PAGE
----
Vous êtes sur la page 1sur 5

Beaumont Hospital Board

Supplement to Audit Report

Public Procurement and internal control

Public bodies are required in the conduct of their business to observe guidelines and
regulations in relation to the procurement of goods and services. The guidelines and
regulations are concerned with ensuring fairness and transparency in the award of
public contracts and ensuring the achievement of value for money.

The board of each public body is responsible for maintaining a proper system of
internal control designed, among other things, to ensure that appropriate procedures
are followed in relation to public procurement. Among the procedures which a large
organisation would normally be expected to have as part of its system of internal
control are
• measures to ensure an appropriate control environment including procedures
to deal with control failures
• formal procedures for preventing and detecting fraud
• procedures for monitoring the effectiveness of the internal control system such
as an audit committee and an effective internal audit function.

Procurement in Beaumont Hospital


The policy of Beaumont Hospital in relation to procurement was, and is, that
transparency and fairness should be evident in the tendering process and in the criteria
used for the award of the contract. This policy is supported by detailed procedures in
relation to the conduct of the tendering process.

In Beaumont Hospital the Technical Services Division (TSD) is responsible for the
provision of building and maintenance works and technical services. In May 1999 the
Hospital's General Manager wrote to the TSD Manager expressing concern about
work being commissioned by TSD and being completed before the appropriate
documentation was in place. He instructed that in future all tenders should be
approved by him prior to award of contract and that all documentation from the
contractor should be in place before commencing work and should be forwarded to
him with the recommendation to award the contract.

In July 2000 the General Manager again wrote to the TSD Manager. He expressed
concern at the use of Service Request Authorisations (SRAs) by TSD. SRAs were
intended to be used to permit urgent minor repairs to be carried out without the need
for tendering. The General Manager suggested that they were, in fact, being used to
circumvent previously agreed procedures. He also pointed out that, again in
contravention of previously agreed procedures, work was being undertaken without
his prior approval. He instructed that the practice of using SRAs for non-urgent work
should cease.
The General Manager wrote to TSD for a third time in October 2000 expressing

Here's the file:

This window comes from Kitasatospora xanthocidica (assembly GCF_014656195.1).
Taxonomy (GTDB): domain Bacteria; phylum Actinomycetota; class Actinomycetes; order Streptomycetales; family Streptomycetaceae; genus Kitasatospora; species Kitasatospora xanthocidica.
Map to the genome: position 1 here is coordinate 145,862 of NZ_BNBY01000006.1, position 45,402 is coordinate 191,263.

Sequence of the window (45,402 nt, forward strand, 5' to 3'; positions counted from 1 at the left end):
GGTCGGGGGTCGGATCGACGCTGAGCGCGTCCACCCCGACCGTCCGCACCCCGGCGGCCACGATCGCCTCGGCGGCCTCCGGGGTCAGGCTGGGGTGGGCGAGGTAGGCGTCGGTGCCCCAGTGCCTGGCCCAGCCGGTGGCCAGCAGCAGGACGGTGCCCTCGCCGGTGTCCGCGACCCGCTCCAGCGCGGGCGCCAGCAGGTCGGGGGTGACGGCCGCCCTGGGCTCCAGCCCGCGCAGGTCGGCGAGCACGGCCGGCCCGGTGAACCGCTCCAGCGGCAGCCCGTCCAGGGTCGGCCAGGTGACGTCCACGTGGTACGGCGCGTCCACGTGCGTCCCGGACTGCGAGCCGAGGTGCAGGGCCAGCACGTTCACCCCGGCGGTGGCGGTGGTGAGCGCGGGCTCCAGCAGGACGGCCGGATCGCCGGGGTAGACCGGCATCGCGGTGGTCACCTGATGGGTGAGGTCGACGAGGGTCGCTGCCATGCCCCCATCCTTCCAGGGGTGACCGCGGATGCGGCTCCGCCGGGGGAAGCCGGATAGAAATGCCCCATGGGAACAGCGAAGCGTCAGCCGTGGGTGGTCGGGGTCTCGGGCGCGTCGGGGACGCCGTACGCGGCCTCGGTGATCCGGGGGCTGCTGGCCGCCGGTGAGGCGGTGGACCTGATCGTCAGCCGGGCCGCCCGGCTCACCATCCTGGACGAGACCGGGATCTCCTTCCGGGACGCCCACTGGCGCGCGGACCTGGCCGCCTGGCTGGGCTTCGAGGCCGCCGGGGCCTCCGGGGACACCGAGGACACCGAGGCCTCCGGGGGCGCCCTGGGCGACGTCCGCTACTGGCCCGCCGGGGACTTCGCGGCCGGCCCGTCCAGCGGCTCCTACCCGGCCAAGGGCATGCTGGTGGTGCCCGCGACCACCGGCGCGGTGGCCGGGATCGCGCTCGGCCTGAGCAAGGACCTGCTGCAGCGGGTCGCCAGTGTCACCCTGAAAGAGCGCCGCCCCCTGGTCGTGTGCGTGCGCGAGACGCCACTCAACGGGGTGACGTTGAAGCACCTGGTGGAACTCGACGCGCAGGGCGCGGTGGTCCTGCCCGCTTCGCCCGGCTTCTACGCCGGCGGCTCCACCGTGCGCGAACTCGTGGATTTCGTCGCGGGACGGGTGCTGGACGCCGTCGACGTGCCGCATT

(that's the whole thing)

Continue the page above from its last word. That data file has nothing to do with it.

concern that TSD continued to obtain quotations and issue orders for work without
going through the normal tendering process, and in many cases, commencing work
without his approval. He reiterated that orders should not be issued without his prior
approval and that normal procedures should be followed. He indicated that if this
instruction were not obeyed he would have to take "appropriate action".

In January 1999 the Hospital's internal auditor had circulated personnel responsible
for procurement in the Hospital asking to be informed of the time, date and location of
tender openings so as to permit internal audit to carry out spot checks to ensure that
procedures were being followed. Notwithstanding this instruction, internal audit was
not made aware of all tenders in 1999. In particular, TSD did not comply with this
instruction, a fact which was communicated to the audit committee in June 2000. In
July 2001 the audit committee was informed that TSD had not complied during 2000
but the General Manager assured the internal auditor that TSD was complying since
the beginning of 2001.

During the period January to March 2001 internal audit carried out thefirst of three
audits on procurement in TSD. This audit focused exclusively on security installation
contracts awarded by the Hospital since November 1999.

The report identified a significant number of weaknesses and failures to comply with
procedures in the award of these contracts. It found that

• all of the work concerned was awarded to one contractor


• staff members in TSD were circumventing the hospital's purchasing system
and were not adhering to the Hospital's policies and procedures
• there was a lack of documentation on file and a lack of control by Hospital
staff over the systems being implemented
• the contractor to whom the work had been awarded could not produce valid